Oligopoly

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al little, sm s“ k. Oligo l, G 95, from in plura to sell” 18 polein “ “few” +

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DEFINITION
! A situation in which a particular market is controlled by a small group of firms.

! An oligopoly is much like a monopoly, in which only one company exerts control over most of a market. In an oligopoly, there are at least two firms controlling the market.

The retail gas market is a good example of an oligopoly because a small number of firms control a large majority of the market.

An oligopoly is a market form in which a market or industry is dominated by a small number of sellers (oligopolists). Oligopolies can result from various forms of collusion which reduce competition and lead to higher costs for consumers. Alternatively, oligopolies can see fierce competition because competitors can realize large gains and losses at each other's expense. In such oligopolies, outcomes for consumers can often be favorable. Because there are few sellers, each oligopolist is likely to be aware of the actions of the others. The decisions of one firm influence and are influenced by the decisions of other firms. Strategic planning by oligopolists needs to take into account the likely responses of the other market participants.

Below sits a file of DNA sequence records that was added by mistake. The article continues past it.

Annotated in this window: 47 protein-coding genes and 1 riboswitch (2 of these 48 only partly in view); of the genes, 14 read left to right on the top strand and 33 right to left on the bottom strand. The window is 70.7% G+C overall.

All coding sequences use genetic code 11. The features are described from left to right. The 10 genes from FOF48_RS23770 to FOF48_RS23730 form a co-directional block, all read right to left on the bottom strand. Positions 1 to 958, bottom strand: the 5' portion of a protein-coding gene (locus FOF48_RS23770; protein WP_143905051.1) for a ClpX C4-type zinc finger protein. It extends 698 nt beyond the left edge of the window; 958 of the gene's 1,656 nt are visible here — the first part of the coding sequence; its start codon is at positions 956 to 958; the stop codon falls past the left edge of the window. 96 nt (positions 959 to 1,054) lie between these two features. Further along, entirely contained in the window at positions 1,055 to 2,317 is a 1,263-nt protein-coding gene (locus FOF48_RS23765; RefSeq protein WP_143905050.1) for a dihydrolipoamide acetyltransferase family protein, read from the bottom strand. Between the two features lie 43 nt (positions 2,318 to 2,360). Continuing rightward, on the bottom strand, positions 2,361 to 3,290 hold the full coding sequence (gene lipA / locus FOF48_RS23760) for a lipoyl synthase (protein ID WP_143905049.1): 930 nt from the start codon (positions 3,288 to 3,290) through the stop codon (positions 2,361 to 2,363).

Firms often collude in an attempt to stabilize unstable markets, so as to reduce the risks inherent in these markets for investment and product development. There are legal restrictions on such collusion in most countries. There does not have to be a formal agreement for collusion to take place (although for the act to be illegal there m u s t b e a c t u a l c o m m u n i c a t i o n b e t we e n companies)–for example, in some industries there may be an acknowledged market leader which informally sets prices to which other producers respond, known as price leadership.

In other situations, competition between sellers in an oligopoly can be fierce, with relatively low prices and high production. This could lead to an e f f i c i e n t

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